Category Archives: Economy
Before 2006, when flood insurance reform was passed by Congress, the largest distribution of dollars from the Feds to the states was via flood insurance subsidies. The dollar amounts were far greater than for crop insurance or HUD subsidies. Probably because most insurance is regulated by states to make sure the industry is stable, there is not much awareness how much money is involved.
Inflation follows rising wages to recapture them.
Accountability is a new favorite buzzword. It is designed to suggest that an enterprise is prompted to behave responsibly and serve the public interest, as if being able to provide an account of activity is a guarantee that an account is provided and that doing so affects performance in any way. It doesn’t, especially if the account is a web of lies.
So, today the big news is that, once again, the SCOTUS Hhas failed to come to the aid of Donald Trump in his quest to establish the supremacy of the Chief Executive. Although he has now returned to ordinary citizen status, the Congressional request to examine his tax returns from when he as President is not, I would argue. prompted by frivolous interest or personal animus, but by the Congressional assertion of legislative jurisdiction, similar to the SCOTUS interest in asserting judicial autonomy.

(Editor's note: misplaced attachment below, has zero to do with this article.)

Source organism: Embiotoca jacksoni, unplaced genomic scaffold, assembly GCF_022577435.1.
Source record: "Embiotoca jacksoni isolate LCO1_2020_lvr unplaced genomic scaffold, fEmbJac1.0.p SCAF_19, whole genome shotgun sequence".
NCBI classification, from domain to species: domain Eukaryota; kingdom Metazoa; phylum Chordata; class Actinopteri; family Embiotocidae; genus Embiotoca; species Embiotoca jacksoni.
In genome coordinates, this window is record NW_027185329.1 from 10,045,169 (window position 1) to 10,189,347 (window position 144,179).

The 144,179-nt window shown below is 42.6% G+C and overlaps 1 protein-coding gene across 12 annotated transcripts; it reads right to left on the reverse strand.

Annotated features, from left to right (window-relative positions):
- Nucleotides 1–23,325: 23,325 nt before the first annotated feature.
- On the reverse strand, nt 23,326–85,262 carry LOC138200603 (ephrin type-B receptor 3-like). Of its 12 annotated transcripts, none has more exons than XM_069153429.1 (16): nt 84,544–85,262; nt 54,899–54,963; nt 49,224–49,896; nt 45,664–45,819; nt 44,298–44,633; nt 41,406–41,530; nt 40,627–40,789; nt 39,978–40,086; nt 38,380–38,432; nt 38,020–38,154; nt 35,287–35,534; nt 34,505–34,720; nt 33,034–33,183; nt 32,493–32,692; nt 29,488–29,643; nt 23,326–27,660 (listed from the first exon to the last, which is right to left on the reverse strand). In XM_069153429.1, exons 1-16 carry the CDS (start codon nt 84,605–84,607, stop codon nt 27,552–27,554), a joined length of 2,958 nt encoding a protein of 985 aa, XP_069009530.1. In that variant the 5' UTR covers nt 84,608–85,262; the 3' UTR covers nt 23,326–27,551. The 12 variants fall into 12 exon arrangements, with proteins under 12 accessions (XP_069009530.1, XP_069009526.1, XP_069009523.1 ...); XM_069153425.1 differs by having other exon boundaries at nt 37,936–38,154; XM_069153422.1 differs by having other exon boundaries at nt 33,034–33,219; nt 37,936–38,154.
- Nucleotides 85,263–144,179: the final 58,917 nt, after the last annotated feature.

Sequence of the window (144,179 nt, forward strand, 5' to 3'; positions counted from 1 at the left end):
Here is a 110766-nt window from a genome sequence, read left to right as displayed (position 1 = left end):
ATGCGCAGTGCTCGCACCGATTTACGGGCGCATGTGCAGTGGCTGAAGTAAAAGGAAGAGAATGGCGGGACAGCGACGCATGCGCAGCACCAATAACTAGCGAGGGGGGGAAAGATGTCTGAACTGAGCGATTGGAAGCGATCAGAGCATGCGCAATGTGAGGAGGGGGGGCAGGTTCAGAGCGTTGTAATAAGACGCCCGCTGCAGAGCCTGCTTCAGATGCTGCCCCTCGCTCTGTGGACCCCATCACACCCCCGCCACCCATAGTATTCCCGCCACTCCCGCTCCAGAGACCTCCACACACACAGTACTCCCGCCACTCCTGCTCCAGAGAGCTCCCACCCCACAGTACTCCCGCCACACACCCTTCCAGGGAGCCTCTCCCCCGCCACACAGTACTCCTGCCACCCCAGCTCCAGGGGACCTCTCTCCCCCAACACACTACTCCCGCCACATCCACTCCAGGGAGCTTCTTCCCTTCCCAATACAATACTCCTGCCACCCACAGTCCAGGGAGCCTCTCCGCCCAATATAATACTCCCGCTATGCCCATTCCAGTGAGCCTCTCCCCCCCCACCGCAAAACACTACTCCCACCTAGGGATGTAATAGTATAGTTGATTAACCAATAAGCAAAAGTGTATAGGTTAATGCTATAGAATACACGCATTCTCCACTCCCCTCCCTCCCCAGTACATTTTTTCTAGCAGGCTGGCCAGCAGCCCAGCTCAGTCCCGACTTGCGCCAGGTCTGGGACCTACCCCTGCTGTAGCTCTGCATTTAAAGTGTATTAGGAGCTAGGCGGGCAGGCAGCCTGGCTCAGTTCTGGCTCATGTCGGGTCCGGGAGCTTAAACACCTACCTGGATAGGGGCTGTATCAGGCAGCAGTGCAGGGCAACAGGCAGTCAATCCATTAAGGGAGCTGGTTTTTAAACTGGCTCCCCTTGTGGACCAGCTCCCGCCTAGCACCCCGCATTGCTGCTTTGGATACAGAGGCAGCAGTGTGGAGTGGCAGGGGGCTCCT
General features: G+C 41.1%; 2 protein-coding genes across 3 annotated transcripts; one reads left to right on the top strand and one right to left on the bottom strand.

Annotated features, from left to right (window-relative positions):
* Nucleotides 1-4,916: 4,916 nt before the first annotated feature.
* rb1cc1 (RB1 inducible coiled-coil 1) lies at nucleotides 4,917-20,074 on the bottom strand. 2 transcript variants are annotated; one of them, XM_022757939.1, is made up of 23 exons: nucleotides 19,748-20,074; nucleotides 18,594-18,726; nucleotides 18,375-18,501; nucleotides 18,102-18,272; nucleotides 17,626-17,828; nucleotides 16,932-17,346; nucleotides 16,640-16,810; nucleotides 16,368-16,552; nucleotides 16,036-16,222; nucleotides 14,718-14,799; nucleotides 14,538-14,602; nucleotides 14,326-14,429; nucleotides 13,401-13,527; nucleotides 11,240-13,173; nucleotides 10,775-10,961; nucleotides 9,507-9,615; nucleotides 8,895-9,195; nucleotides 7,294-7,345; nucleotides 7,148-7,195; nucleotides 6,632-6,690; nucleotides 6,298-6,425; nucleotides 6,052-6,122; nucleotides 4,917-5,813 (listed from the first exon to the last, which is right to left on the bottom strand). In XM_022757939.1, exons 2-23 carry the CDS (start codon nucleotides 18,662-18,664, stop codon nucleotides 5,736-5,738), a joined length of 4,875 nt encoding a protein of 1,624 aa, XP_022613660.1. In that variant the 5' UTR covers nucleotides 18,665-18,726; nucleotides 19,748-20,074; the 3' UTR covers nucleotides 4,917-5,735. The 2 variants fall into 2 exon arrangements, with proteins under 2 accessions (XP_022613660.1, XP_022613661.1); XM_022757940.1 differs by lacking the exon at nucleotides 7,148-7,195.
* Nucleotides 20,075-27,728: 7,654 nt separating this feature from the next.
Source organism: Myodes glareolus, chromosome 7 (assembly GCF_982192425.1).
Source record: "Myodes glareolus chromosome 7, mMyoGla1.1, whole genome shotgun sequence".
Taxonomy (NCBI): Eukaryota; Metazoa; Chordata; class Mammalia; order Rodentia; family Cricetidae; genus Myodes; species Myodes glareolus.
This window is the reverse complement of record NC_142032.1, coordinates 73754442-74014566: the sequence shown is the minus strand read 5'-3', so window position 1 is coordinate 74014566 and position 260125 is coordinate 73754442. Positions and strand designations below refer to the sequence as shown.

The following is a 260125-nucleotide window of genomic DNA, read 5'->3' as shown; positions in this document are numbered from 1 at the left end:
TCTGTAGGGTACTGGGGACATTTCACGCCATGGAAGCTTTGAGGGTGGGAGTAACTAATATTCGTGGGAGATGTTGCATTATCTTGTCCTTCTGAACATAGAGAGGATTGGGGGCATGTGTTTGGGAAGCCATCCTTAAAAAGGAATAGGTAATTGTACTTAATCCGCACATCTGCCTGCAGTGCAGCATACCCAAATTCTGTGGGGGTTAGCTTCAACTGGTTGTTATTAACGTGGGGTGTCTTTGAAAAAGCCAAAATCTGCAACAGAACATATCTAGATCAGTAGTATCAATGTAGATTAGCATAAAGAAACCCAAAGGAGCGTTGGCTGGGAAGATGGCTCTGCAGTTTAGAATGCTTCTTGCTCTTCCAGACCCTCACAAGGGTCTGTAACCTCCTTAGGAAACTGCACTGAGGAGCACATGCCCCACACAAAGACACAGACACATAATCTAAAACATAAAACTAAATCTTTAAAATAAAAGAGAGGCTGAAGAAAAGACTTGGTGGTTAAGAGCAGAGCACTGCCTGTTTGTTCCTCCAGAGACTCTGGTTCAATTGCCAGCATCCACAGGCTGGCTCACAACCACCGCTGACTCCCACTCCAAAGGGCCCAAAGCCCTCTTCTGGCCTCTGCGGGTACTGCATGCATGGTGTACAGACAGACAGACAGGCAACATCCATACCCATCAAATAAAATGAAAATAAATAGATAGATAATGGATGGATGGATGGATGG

Example of a public scam?
In August of 2020, Congress passed the Great American Outdoor Act and earned enthusiastic support from the RV Industry. What was not widely publicized was that the money was to come from 50% of energy development miscellaneous revenues, not even regular income from oil and mineral leases.
Why he calls is “neo-liberal” is a puzzlement. Do they want to ibsist that economics is some sort of novelty?
American Trajectory to Tragedy
Now the question is was it inevitable and is it salvageable. I would argue yes, if the culture can embrace reality and sideline the idealists. The American Fiction in support of male hegemony cannot survive. Males need to be contained, to be house bound.
That’s the title of a recently published book by Dana Milbank about the Republican agenda over the last quarter century. Duh! I’ve been referring to destruction as an ideological agenda for eighteen years on this blog. So, Mr. Milbank would seem to be a bit slow. Indeed, I’d argue that the destructive national agenda came into its own with the First Gulf War and the “liberation” of household assets for “the market.” If women were not going to be returned to the household to provide unpaid labor and work for wages like the men who initiated the industrial era, then households might as well be converted into status symbols. Now we have a housing and homeless crisis because few are left to manage households.
Drivel from the Arkansas press
This deserves to be preserved.